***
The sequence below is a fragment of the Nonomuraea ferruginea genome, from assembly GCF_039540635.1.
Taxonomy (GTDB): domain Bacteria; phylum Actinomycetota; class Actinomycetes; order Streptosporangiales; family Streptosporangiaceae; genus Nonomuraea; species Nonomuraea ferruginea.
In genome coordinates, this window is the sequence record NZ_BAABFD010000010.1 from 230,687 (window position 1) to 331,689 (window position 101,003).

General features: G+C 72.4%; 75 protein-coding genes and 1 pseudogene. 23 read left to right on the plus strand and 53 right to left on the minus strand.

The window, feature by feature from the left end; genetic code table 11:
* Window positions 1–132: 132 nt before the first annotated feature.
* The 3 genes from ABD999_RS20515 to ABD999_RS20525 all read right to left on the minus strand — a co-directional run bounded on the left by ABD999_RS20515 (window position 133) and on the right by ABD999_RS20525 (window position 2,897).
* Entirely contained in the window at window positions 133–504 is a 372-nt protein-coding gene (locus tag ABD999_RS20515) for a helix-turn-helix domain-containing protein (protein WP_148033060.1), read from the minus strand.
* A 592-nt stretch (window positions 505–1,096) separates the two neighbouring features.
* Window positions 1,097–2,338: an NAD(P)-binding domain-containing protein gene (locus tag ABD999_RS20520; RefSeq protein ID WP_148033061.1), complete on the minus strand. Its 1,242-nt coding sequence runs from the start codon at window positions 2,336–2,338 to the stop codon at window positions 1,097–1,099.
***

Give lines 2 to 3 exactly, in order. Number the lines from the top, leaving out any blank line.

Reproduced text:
Taxonomy (GTDB): domain Bacteria; phylum Actinomycetota; class Actinomycetes; order Streptosporangiales; family Streptosporangiaceae; genus Nonomuraea; species Nonomuraea ferruginea.
In genome coordinates, this window is the sequence record NZ_BAABFD010000010.1 from 230,687 (window position 1) to 331,689 (window position 101,003).